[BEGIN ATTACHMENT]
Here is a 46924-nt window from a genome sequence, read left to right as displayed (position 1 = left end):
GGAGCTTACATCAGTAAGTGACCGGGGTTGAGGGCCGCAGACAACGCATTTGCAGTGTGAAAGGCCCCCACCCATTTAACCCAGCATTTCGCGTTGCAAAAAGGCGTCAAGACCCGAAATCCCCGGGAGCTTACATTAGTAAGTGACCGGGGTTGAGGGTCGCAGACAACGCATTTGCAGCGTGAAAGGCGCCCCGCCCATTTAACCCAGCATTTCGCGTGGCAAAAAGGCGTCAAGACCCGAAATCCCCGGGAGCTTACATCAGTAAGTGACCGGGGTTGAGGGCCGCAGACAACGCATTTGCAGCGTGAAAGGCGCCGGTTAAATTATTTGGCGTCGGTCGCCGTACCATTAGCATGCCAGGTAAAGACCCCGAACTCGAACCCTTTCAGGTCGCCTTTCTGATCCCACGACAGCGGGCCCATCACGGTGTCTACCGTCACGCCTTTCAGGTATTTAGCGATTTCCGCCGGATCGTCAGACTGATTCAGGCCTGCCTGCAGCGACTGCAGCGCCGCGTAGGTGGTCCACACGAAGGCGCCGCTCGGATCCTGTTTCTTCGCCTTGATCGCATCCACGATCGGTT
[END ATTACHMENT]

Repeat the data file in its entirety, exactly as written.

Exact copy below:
Here is a 46924-nt window from a genome sequence, read left to right as displayed (position 1 = left end):
GGAGCTTACATCAGTAAGTGACCGGGGTTGAGGGCCGCAGACAACGCATTTGCAGTGTGAAAGGCCCCCACCCATTTAACCCAGCATTTCGCGTTGCAAAAAGGCGTCAAGACCCGAAATCCCCGGGAGCTTACATTAGTAAGTGACCGGGGTTGAGGGTCGCAGACAACGCATTTGCAGCGTGAAAGGCGCCCCGCCCATTTAACCCAGCATTTCGCGTGGCAAAAAGGCGTCAAGACCCGAAATCCCCGGGAGCTTACATCAGTAAGTGACCGGGGTTGAGGGCCGCAGACAACGCATTTGCAGCGTGAAAGGCGCCGGTTAAATTATTTGGCGTCGGTCGCCGTACCATTAGCATGCCAGGTAAAGACCCCGAACTCGAACCCTTTCAGGTCGCCTTTCTGATCCCACGACAGCGGGCCCATCACGGTGTCTACCGTCACGCCTTTCAGGTATTTAGCGATTTCCGCCGGATCGTCAGACTGATTCAGGCCTGCCTGCAGCGACTGCAGCGCCGCGTAGGTGGTCCACACGAAGGCGCCGCTCGGATCCTGTTTCTTCGCCTTGATCGCATCCACGATCGGTT